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Selling Pressure Starting to Weigh on the Markets

The specter of a strong-willed policy hawk leading the Fed was enough to push prices into the red

   

U.S. equities drifted lower on Thursday as headline velocity picked up. But what really got the bulls spooked late in the session was word President Donald Trump met with Stanford economist John B. Taylor — creator of the “Taylor Rule” formula for setting monetary policy — regarding the Federal Reserve’s chairmanship. Taylor has been a vociferous critic of the Fed’s post-crisis stimulus obsession and focus on discretionary policy setting versus his preference for a transparent, ruled-based approach.

In the end, the Dow Jones Industrial Average lost 0.1%, the S&P 500 lost 0.2%, the Nasdaq Composite lost 0.2% and the Russell 2000 lost 0.1%. Treasury bonds were stronger, the dollar was mixed, gold gained 0.6% and crude oil fell 1.4%. REITs led the way with a 0.7% gain while telecoms were the laggards, down 3.5%. Breadth was mildly positive as volume picked up a bit, at 93% of the NYSE’s 30-day average.

AT&T Inc (NYSE:T) fell 6.1% after it reiterated fiscal 2017 guidance but cited a decline in video subscriber losses at its DirecTV unit citing natural disasters as well as heightened competition and tighter credit standards. Ulta Beauty Inc (NASDAQ:ULTA) fell 8.5% after being downgraded by analysts at Cleveland Research citing industry pressures in cosmetics and promotional activity.

The third-quarter earnings season kicked off with results from JPMorgan Chase & Co (NYSE:JPM) and Citigroup Inc (NYSE:C), which fell 0.9% and 3.4%, respectively, despite relatively solid results. Both reported beats on the top- and bottom-lines driven by operating leverage. Trading was a drag, as expected, as low volatility limits upside. The category fell 21% year-over-year at JPM.


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On the economic front, inflation was in focus after this weeks Fed meeting minutes revealed a lot of discussion on whether or not recent weakness will prove transitory. Producer prices rose 0.4% on a monthly basis, matching estimates, and up 2.6% on an annual basis. That’s the hottest reading since the 2.8% gain reported back in early 2012.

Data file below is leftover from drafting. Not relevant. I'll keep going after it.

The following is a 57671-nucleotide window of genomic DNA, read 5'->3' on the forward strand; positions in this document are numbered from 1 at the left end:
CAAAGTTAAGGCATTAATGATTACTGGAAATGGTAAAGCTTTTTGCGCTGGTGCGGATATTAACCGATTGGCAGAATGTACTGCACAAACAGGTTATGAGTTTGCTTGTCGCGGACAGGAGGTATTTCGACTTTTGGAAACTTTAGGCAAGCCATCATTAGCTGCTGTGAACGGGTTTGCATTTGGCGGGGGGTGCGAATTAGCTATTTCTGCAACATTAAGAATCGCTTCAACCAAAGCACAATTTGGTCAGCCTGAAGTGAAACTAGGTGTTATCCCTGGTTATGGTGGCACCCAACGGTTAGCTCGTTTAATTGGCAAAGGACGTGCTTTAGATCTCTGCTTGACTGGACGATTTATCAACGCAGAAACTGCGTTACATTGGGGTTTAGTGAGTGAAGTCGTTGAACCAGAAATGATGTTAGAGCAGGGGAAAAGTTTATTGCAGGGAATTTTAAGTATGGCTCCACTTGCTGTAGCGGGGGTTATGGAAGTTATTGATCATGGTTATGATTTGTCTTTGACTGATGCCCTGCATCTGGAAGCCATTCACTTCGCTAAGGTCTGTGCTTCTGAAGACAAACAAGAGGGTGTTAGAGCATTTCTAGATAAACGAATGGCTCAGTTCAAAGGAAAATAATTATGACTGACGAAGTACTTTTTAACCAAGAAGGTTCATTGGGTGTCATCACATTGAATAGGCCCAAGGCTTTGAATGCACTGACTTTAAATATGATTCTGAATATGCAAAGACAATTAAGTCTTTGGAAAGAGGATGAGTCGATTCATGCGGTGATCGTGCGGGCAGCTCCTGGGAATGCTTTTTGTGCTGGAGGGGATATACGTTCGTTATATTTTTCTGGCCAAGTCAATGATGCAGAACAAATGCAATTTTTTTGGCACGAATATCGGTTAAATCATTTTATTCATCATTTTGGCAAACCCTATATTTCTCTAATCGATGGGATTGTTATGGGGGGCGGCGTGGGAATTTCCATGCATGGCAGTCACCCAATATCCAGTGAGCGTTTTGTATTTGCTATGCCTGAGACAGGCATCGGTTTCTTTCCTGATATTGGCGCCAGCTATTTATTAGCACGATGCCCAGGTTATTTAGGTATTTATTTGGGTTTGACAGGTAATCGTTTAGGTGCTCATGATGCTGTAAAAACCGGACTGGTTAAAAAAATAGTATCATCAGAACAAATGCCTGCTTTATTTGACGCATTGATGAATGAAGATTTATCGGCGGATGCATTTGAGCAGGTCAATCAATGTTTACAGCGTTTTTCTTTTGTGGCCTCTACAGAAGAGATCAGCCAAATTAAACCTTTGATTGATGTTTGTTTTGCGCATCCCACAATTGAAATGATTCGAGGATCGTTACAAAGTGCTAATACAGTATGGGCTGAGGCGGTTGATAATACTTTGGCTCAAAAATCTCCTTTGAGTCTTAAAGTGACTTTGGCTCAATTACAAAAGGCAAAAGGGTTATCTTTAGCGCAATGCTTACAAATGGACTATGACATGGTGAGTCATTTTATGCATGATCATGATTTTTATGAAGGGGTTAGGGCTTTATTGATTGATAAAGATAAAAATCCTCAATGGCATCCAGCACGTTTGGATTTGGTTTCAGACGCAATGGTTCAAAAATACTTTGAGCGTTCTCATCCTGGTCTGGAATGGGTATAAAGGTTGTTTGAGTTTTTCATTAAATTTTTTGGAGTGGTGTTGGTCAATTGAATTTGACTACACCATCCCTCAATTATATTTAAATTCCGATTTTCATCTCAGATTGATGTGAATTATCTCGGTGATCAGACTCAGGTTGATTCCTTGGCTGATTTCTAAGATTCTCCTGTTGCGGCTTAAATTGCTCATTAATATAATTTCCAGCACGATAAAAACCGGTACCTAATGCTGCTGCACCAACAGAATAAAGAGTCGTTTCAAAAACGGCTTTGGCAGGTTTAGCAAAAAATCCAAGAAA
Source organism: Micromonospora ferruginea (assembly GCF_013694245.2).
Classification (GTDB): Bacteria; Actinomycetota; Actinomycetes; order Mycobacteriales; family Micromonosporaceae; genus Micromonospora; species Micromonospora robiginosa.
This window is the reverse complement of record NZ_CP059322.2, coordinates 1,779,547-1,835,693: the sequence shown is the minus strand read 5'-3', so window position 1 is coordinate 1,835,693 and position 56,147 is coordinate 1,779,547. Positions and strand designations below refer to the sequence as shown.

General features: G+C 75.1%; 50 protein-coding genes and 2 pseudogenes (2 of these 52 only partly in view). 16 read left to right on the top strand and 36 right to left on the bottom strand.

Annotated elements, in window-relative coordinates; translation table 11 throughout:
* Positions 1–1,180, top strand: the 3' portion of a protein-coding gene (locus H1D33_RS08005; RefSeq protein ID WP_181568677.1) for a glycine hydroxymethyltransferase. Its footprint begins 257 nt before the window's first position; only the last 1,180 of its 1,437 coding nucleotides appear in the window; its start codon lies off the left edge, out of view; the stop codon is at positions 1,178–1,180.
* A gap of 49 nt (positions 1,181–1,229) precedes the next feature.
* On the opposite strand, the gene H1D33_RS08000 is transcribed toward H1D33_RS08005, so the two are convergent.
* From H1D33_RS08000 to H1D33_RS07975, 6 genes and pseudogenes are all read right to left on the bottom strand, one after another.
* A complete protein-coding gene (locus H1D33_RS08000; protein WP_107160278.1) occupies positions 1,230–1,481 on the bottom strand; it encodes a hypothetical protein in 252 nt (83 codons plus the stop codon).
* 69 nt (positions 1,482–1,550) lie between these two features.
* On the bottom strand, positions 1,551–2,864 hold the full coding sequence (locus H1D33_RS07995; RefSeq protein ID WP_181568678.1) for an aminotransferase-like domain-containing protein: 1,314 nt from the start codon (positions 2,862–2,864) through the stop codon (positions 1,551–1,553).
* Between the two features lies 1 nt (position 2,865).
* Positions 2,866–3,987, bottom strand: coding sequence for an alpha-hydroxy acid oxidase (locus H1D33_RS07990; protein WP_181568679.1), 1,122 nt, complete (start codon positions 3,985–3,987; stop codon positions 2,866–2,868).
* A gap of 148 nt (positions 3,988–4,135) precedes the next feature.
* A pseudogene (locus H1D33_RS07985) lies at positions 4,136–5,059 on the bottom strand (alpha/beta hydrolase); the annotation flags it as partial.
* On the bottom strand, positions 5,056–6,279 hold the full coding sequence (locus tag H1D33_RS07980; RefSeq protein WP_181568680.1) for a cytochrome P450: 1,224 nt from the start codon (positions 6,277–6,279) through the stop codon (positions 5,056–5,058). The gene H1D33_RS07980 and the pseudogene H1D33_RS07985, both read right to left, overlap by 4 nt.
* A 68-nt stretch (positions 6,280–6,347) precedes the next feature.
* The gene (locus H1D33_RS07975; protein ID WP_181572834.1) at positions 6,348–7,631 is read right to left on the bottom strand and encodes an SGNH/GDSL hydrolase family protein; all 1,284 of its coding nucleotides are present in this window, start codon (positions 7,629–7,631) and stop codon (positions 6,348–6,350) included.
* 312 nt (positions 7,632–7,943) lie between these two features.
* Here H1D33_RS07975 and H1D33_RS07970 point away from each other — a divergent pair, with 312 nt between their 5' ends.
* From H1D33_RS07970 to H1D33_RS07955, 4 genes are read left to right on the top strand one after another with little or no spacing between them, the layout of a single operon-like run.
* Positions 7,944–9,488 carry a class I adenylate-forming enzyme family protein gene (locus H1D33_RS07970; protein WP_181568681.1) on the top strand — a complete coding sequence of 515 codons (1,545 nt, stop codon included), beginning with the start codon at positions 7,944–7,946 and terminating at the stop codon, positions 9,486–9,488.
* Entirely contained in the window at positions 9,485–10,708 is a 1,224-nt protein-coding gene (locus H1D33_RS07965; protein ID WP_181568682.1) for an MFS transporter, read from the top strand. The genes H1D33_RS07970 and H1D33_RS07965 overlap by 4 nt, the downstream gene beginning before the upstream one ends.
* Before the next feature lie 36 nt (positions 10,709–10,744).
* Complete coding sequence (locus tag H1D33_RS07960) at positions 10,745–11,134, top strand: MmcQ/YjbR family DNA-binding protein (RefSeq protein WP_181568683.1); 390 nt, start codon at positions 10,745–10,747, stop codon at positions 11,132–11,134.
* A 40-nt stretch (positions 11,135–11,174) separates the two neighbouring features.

Conclusion


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The tone in the air seems to have changed over the last 24 hours, with Q3 earnings revealing some uncomfortable truths and Trump’s Fed chairman pick looking increasingly like it will take the central bank in a more hawkish direction.

Moreover, the inflation data seems to be heating up as well supporting the Fed’s more aggressive rate hike projections vs. where Wall Street is.

And it’s not just bank stocks that are feeling the heat of selling pressure: Retail stocks are hurting as well — battered by the competition as Amazon.com, Inc (NASDAQ:AMZN) and Wal-Mart Stores Inc (NYSE:WMT) step up their attacks — with the Retail SPDR (NYSEARCA:XRT) collapsing back below its 50-day moving average, losing its lower Bollinger Band in the process.

Watch for the selling to intensify and broaden in the weeks to come.

Check out Serge Berger’s Trade of the Day for Oct. 13.

Today’s Trading Landscape

To see a list of the companies reporting earnings today, click here.

For a list of this week’s economic reports due out, click here.

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Anthony Mirhaydari is the founder of the Edge (ETFs) and Edge Pro (Options) investment advisory newsletters. Free two- and four-week trial offers have been extended to InvestorPlace readers.


Article printed from InvestorPlace Media, https://investorplace.com/2017/10/earnings-season-expectations-tamp-down-markets/.

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